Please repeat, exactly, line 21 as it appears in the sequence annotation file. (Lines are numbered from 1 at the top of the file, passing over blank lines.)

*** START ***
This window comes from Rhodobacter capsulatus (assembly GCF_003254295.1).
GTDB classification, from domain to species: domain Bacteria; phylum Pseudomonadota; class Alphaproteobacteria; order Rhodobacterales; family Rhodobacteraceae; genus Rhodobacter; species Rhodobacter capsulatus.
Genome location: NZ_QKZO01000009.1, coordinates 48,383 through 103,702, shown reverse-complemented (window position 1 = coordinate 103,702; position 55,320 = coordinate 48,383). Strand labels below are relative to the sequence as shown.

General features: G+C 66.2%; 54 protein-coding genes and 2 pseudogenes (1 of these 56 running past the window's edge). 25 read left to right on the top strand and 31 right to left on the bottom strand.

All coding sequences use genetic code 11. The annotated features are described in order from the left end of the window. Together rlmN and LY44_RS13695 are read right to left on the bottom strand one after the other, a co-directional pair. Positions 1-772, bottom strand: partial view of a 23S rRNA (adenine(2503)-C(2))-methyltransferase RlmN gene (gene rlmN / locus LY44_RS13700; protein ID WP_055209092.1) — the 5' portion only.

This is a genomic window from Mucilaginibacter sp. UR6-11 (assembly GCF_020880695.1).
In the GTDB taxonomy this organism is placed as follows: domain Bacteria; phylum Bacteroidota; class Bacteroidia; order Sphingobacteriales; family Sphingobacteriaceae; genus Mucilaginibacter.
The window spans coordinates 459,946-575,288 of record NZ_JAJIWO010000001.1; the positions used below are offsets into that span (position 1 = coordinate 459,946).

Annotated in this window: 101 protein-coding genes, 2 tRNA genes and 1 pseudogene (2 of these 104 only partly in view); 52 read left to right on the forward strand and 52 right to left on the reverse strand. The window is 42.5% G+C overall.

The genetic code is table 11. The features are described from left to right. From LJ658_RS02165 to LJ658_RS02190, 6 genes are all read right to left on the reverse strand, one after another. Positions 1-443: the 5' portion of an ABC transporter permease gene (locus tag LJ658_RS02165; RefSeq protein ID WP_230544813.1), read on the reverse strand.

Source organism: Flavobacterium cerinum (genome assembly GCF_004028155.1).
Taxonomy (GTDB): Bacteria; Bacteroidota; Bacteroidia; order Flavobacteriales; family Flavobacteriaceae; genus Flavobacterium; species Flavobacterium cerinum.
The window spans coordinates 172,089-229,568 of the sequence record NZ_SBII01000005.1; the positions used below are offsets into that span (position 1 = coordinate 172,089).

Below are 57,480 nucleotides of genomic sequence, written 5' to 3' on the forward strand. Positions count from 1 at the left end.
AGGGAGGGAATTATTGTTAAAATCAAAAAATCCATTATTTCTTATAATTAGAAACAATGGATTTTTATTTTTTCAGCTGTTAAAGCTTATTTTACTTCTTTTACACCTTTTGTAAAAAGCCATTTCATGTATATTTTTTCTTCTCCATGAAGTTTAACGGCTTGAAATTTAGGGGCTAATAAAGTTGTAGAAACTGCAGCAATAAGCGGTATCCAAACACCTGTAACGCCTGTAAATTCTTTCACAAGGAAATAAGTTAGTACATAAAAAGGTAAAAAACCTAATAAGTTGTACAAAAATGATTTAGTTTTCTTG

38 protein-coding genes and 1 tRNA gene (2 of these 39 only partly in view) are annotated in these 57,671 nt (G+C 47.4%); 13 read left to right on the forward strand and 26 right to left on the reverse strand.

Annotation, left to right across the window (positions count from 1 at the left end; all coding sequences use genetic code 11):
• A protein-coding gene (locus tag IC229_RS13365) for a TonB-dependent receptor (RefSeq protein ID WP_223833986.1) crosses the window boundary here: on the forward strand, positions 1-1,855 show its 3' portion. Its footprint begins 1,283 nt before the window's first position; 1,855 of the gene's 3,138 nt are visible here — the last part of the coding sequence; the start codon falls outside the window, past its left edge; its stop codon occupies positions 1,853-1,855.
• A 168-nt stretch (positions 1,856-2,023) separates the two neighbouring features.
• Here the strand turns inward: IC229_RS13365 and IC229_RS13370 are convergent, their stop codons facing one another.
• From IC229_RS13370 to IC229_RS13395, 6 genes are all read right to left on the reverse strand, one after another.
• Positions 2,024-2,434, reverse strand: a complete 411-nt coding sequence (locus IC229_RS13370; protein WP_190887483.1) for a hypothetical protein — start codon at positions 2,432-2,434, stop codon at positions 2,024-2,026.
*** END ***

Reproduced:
• From IC229_RS13370 to IC229_RS13395, 6 genes are all read right to left on the reverse strand, one after another.